Then others were excited and easily willing to embrace the changes. They were the ones texting on the hashtag set up,  sharing this would be a great future for everyone!

As the presentation continued I looked around and many were in shock and really didn’t know what to feel or think. They knew change was needed; but were afraid they could not master the skills it would take to succeed in this new world! 

This is not new is it? Change is happening all over our workplaces! I know you are either going to be facing it soon, are in the midst of it now, or you have been through it and will probably have to experience it again. This is good, right? 

Change is just like anything else we face, isn’t it?  It all starts with our mindset and attitude! That is where change begins and where the progress on our journey is formed!  

One of our Remarkable Speakers, Dean Lindsay
shares:  “Change is inevitable, Progress is a choice!” 

In looking at the long term journey here are three steps to help you make change easier:

  • Choose to face your change! The longer you put this off the harder it will be to take the next steps to reach progress! 
  • Secure all the complete information of what the change entails so that you can overcome the doubt, fear, and the barriers that could stand in your way, if you let them.  This includes asking questions and seeking expert advice to have a complete understanding of how to move to the final step in this process.
  • Make plans and goals of how to successfully handle the changes that are going to move you to success!  These need to be written down and a commitment made to do what it will take to succeed and not just quit and say “I Can’t!”

Can you say with me “I love change?”  The longer you delay saying those words the longer the time it will take you to progress on your journey; as there is no other way to avoid the inevitable! 

Sue Falcone is the CEO of Remarkable! A Speakers Bureau
and was recently named an “Outstanding Women in Business”
by the Triad Business Journal of North Carolina. For more see
About Us. 

 

 

NONPROFITS, THINK LIKE THE COWS!

A slap in the face on a freezing winter morning from a cold, wet, and smelly cow’s tail: that was my daily greeting from the first of more than 200 cows that needed to be milked.

I worked on my family’s dairy farm through high school and college, but the twice-a-day milking routine never came easy for me. Summers were hot, and winter mornings at 3 a.m. were often below freezing.

The workers stood in a pit that placed the cows at chest level.

It felt like daily combat, with the cows definitely having the advantage. My arms and hands were targets for quick kicks, and my face was the object of nonstop tail swats.

The longtime veterans of the dairy didn’t seem to have the difficulties I did in getting the cows’ cooperation.

One particularly frustrating morning I was given some advice that at the time I laughed at, but I later realized was actually quite profound.

“Hardy, you have to learn to think like the cows if you want their cooperation.”

Organizations seeking to improve relationships with clients, members, board members, volunteers, donors, and sponsors can benefit from this dairy barn wisdom.

It’s easy to make the mistake of assuming we know what others want.

Although I thought that all the cows needed was to be fed and milked, they obviously wanted a different approach to the task at hand.

Often we get so focused on the work to be done, we don’t take the time to better understand either those we help or those who help us. As a result, collaboration and support may be less than desired.

Reduce resistance and increase cooperation by actively soliciting and listening to the opinions of those you are trying to engage.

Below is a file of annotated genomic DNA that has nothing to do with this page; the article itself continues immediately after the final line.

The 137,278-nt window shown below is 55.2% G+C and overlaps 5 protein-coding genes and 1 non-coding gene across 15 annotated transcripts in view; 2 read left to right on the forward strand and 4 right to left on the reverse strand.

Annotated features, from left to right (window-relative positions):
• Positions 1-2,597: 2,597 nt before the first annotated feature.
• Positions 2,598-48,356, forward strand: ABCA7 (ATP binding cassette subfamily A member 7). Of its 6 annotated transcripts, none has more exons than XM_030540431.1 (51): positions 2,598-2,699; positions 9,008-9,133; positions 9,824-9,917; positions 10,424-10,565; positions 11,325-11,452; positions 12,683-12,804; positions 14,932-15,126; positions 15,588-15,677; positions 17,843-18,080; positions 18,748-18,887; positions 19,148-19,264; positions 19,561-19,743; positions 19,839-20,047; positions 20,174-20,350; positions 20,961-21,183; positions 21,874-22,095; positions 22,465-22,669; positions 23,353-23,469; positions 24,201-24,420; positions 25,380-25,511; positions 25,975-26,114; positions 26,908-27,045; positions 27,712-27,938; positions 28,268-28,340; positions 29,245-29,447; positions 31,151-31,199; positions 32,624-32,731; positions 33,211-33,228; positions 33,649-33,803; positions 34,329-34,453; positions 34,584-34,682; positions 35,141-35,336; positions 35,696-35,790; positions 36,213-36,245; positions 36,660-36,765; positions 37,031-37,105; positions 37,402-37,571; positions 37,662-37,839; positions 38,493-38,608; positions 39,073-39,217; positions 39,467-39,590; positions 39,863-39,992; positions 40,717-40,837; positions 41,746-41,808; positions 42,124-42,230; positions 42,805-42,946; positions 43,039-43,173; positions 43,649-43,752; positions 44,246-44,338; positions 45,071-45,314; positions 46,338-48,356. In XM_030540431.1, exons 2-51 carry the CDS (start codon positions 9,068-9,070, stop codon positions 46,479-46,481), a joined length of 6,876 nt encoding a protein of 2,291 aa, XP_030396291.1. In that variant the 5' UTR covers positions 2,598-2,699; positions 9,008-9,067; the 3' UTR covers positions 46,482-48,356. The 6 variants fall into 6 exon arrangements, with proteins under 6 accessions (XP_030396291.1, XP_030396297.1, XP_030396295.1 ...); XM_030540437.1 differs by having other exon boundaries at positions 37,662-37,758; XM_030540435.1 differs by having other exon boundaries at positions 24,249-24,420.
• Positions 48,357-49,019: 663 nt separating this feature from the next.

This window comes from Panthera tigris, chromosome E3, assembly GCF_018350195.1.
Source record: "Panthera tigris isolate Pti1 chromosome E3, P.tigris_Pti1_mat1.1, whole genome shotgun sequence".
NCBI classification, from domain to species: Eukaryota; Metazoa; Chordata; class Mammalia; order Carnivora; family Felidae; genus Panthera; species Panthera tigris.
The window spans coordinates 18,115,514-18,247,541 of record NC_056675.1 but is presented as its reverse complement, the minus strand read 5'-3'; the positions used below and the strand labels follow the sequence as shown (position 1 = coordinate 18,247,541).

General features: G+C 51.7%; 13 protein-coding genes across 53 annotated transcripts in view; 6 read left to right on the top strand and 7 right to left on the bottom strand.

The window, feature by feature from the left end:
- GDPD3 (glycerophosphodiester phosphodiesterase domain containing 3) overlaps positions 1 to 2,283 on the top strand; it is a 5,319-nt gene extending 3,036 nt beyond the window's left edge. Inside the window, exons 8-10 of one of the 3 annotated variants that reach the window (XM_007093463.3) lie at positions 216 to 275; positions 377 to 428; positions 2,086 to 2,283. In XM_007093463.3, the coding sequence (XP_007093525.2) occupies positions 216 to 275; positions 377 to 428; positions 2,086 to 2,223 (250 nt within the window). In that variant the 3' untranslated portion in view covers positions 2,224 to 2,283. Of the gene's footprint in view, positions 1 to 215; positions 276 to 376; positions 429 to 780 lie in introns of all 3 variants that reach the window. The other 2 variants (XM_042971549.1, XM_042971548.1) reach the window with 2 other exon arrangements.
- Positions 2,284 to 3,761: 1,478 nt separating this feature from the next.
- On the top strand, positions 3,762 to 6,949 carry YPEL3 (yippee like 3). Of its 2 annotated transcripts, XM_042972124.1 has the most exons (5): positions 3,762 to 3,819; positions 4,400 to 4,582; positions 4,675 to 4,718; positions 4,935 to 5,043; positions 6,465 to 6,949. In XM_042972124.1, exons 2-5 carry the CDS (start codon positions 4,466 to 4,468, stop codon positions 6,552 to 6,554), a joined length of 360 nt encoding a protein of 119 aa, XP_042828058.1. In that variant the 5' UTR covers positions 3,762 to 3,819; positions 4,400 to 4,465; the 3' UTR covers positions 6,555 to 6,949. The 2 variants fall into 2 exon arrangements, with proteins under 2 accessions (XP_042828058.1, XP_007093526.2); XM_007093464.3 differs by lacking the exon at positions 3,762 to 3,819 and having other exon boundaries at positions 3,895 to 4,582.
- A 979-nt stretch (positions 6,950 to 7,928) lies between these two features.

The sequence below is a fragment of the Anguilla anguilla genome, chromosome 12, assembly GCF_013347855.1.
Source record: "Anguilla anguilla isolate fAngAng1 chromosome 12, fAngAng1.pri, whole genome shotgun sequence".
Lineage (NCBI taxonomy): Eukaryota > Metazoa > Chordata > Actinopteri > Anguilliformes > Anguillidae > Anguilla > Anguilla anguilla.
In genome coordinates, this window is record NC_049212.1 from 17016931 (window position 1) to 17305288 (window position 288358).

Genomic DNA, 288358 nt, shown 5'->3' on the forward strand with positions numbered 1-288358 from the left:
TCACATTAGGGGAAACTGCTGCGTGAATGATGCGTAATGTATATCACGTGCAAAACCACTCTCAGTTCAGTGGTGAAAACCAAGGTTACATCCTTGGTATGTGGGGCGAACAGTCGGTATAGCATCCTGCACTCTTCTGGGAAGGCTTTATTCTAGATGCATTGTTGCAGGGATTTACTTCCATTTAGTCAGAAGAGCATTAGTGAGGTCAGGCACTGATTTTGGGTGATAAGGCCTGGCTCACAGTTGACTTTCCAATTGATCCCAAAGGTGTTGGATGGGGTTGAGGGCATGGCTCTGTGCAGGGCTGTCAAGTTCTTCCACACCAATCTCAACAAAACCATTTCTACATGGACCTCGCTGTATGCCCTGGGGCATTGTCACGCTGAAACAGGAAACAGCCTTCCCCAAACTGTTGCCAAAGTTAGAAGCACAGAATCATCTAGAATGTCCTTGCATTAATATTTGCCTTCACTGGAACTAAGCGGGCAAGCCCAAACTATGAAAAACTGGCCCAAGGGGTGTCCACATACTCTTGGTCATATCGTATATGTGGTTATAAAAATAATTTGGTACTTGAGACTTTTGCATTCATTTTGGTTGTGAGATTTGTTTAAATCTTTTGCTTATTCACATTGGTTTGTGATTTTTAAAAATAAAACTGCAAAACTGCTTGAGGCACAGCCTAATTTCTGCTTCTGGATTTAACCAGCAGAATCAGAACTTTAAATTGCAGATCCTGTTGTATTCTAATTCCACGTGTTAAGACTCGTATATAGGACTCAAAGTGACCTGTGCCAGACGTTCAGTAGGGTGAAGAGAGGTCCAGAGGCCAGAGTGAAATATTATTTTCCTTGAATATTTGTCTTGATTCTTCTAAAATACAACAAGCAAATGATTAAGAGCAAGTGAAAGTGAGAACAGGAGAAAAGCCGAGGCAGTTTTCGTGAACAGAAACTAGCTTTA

Whether it’s clients, members, board members, volunteers, donors, or sponsors, who is it you need to think more like?

Speaker Hardy Smith is your Go-to Resource who works with NonProfits and Associations that want an Ongoing Culture of Performance.
Organizations across America have benefited from Hardy’s 30-plus years of experience working in the high-performance world of NASCAR racing. Hardy is a published Author for BoardSource, Guidestar, NONPROFIT BUSINESS ADVISOR, Nonprofit World, and FSAE Source Magazine. Call 888-766-3155 today to book Hardy for your next event! 

Are You in the BUT Mode?

Yes BUTHow often do you use the word ‘but’………………?

It is a powerful word when used occasionally to introduce something contrasting with what has already been mentioned, and, according to author Sean Dsouza, it can also become a defensive excuse for not taking responsibility for what happens in our lives!

Have you ever said “I would love to be living my dream, but I don’t have the money and opportunities others do?”  Or how about this one, “I have applied everywhere, but everyone says I am overqualified?” This one, which is specific to my industry, “I was the perfect speaker for that event, but they don’t pay speakers anymore.”

Or the classic, “I was the best candidate for the job, but I knew they wouldn’t hire me because of my age.”

What messages do these “buts” say about the person proclaiming it, and how are others supposed to react?  Words say what our mindset is feeling, and to keep in this mode is very distracting to others and can become devastation to the success we seek.

Is it possible to have a life with “no buts?”  Want to make a change? Here are some ways to begin:

  1. Recognize that you are being defensive and not taking responsibility for your actions so that the ‘buts’ win, both in your words and life.
  2. Take a look at your mindset and see if you are fixed on the failures or learning from the daily growth experiences that failure brings.
  3. Check out who you associate with. Do they allow the ‘buts’ to take over their mindset and words?
  4. Make a choice and decision to change.

Two words I work at deleting from my own and others’ conversation and mindset are: ‘try’ instead do or do not, ‘but’ instead use and. Will you join me?

Sue Falcone
Founder and CEO
Simply Sue Speaks Global Booking Agency